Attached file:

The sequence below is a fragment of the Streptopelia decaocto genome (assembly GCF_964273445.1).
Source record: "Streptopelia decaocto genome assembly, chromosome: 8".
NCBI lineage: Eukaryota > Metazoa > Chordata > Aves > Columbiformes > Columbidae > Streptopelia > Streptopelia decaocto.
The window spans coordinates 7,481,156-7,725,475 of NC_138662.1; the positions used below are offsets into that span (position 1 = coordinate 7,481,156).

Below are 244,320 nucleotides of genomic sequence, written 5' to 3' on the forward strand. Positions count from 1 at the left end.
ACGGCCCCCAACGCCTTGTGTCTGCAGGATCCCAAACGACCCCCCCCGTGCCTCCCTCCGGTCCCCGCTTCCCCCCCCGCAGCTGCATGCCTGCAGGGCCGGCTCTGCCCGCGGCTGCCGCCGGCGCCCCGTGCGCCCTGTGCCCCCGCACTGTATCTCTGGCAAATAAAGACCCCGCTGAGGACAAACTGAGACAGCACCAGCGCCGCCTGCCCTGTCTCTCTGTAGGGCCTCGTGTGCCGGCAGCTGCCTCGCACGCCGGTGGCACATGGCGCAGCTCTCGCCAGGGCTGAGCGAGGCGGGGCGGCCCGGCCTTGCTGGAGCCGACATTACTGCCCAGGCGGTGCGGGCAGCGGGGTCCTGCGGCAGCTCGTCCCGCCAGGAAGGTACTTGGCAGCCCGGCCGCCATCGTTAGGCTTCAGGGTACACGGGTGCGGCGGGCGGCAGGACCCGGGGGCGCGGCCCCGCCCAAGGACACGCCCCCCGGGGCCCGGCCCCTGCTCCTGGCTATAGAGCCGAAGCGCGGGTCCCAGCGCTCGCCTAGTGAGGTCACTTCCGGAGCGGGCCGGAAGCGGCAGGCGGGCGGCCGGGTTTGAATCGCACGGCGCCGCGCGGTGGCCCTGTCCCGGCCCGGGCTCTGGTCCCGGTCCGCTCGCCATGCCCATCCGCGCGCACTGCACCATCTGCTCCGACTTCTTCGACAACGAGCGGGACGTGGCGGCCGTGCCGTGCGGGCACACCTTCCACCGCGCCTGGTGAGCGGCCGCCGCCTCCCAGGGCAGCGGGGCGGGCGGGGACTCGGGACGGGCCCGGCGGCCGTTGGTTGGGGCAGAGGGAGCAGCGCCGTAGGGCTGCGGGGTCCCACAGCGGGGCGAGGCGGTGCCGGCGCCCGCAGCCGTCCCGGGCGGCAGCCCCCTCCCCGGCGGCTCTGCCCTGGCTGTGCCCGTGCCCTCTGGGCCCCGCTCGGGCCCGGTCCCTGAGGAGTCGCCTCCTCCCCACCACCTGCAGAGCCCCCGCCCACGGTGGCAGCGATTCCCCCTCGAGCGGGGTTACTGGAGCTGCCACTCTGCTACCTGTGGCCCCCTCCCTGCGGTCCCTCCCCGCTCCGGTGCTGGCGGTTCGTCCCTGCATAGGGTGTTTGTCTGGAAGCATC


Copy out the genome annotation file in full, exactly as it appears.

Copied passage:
The sequence below is a fragment of the Streptopelia decaocto genome (assembly GCF_964273445.1).
Source record: "Streptopelia decaocto genome assembly, chromosome: 8".
NCBI lineage: Eukaryota > Metazoa > Chordata > Aves > Columbiformes > Columbidae > Streptopelia > Streptopelia decaocto.
The window spans coordinates 7,481,156-7,725,475 of NC_138662.1; the positions used below are offsets into that span (position 1 = coordinate 7,481,156).

Below are 244,320 nucleotides of genomic sequence, written 5' to 3' on the forward strand. Positions count from 1 at the left end.
ACGGCCCCCAACGCCTTGTGTCTGCAGGATCCCAAACGACCCCCCCCGTGCCTCCCTCCGGTCCCCGCTTCCCCCCCCGCAGCTGCATGCCTGCAGGGCCGGCTCTGCCCGCGGCTGCCGCCGGCGCCCCGTGCGCCCTGTGCCCCCGCACTGTATCTCTGGCAAATAAAGACCCCGCTGAGGACAAACTGAGACAGCACCAGCGCCGCCTGCCCTGTCTCTCTGTAGGGCCTCGTGTGCCGGCAGCTGCCTCGCACGCCGGTGGCACATGGCGCAGCTCTCGCCAGGGCTGAGCGAGGCGGGGCGGCCCGGCCTTGCTGGAGCCGACATTACTGCCCAGGCGGTGCGGGCAGCGGGGTCCTGCGGCAGCTCGTCCCGCCAGGAAGGTACTTGGCAGCCCGGCCGCCATCGTTAGGCTTCAGGGTACACGGGTGCGGCGGGCGGCAGGACCCGGGGGCGCGGCCCCGCCCAAGGACACGCCCCCCGGGGCCCGGCCCCTGCTCCTGGCTATAGAGCCGAAGCGCGGGTCCCAGCGCTCGCCTAGTGAGGTCACTTCCGGAGCGGGCCGGAAGCGGCAGGCGGGCGGCCGGGTTTGAATCGCACGGCGCCGCGCGGTGGCCCTGTCCCGGCCCGGGCTCTGGTCCCGGTCCGCTCGCCATGCCCATCCGCGCGCACTGCACCATCTGCTCCGACTTCTTCGACAACGAGCGGGACGTGGCGGCCGTGCCGTGCGGGCACACCTTCCACCGCGCCTGGTGAGCGGCCGCCGCCTCCCAGGGCAGCGGGGCGGGCGGGGACTCGGGACGGGCCCGGCGGCCGTTGGTTGGGGCAGAGGGAGCAGCGCCGTAGGGCTGCGGGGTCCCACAGCGGGGCGAGGCGGTGCCGGCGCCCGCAGCCGTCCCGGGCGGCAGCCCCCTCCCCGGCGGCTCTGCCCTGGCTGTGCCCGTGCCCTCTGGGCCCCGCTCGGGCCCGGTCCCTGAGGAGTCGCCTCCTCCCCACCACCTGCAGAGCCCCCGCCCACGGTGGCAGCGATTCCCCCTCGAGCGGGGTTACTGGAGCTGCCACTCTGCTACCTGTGGCCCCCTCCCTGCGGTCCCTCCCCGCTCCGGTGCTGGCGGTTCGTCCCTGCATAGGGTGTTTGTCTGGAAGCATC